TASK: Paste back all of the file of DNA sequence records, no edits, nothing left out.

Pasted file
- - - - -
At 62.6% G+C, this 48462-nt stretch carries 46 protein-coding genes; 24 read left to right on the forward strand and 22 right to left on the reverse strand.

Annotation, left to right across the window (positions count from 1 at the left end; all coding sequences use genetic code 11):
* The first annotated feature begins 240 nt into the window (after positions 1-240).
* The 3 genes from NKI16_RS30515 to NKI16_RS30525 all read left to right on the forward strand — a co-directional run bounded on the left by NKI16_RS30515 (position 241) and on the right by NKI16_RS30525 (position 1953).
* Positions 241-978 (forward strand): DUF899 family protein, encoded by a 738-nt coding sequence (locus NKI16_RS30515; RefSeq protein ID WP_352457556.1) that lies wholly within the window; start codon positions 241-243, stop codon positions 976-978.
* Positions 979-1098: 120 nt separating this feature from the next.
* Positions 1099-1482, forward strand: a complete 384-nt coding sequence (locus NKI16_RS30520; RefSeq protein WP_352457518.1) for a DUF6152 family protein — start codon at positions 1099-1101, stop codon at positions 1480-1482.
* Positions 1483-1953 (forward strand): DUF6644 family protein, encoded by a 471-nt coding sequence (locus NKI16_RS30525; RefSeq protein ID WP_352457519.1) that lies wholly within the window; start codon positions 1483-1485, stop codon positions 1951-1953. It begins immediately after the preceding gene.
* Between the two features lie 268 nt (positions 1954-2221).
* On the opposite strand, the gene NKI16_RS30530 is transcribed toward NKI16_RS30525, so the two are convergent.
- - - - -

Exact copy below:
At 62.6% G+C, this 48462-nt stretch carries 46 protein-coding genes; 24 read left to right on the forward strand and 22 right to left on the reverse strand.

Annotation, left to right across the window (positions count from 1 at the left end; all coding sequences use genetic code 11):
* The first annotated feature begins 240 nt into the window (after positions 1-240).
* The 3 genes from NKI16_RS30515 to NKI16_RS30525 all read left to right on the forward strand — a co-directional run bounded on the left by NKI16_RS30515 (position 241) and on the right by NKI16_RS30525 (position 1953).
* Positions 241-978 (forward strand): DUF899 family protein, encoded by a 738-nt coding sequence (locus NKI16_RS30515; RefSeq protein ID WP_352457556.1) that lies wholly within the window; start codon positions 241-243, stop codon positions 976-978.
* Positions 979-1098: 120 nt separating this feature from the next.
* Positions 1099-1482, forward strand: a complete 384-nt coding sequence (locus NKI16_RS30520; RefSeq protein WP_352457518.1) for a DUF6152 family protein — start codon at positions 1099-1101, stop codon at positions 1480-1482.
* Positions 1483-1953 (forward strand): DUF6644 family protein, encoded by a 471-nt coding sequence (locus NKI16_RS30525; RefSeq protein ID WP_352457519.1) that lies wholly within the window; start codon positions 1483-1485, stop codon positions 1951-1953. It begins immediately after the preceding gene.
* Between the two features lie 268 nt (positions 1954-2221).
* On the opposite strand, the gene NKI16_RS30530 is transcribed toward NKI16_RS30525, so the two are convergent.